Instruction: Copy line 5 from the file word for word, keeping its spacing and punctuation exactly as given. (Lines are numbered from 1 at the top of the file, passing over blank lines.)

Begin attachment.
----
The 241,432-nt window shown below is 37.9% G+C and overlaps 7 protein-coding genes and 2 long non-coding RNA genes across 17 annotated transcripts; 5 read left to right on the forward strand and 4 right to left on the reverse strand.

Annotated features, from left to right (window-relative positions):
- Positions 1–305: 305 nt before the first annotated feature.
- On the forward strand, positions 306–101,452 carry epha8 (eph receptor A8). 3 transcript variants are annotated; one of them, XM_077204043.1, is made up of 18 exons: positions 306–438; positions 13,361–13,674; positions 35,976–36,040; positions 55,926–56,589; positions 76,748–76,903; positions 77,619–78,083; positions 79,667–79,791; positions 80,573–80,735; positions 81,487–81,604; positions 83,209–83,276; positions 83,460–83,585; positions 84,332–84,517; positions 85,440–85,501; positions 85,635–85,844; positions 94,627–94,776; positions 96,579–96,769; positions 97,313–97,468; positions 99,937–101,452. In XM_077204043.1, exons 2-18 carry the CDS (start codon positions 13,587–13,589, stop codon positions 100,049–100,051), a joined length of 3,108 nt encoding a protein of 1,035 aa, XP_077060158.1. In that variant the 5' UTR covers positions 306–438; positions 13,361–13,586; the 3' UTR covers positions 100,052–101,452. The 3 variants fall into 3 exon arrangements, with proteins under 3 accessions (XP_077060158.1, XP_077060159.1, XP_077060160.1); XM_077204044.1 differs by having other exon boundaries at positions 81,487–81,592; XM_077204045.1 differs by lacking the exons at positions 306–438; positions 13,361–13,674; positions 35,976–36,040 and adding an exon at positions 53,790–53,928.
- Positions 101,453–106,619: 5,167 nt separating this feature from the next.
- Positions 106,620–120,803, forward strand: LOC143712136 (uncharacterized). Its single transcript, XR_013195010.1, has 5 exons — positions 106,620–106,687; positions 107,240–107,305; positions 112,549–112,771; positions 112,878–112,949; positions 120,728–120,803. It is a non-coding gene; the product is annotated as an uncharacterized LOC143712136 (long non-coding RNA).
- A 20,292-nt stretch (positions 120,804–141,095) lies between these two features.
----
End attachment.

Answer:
- Positions 101,453–106,619: 5,167 nt separating this feature from the next.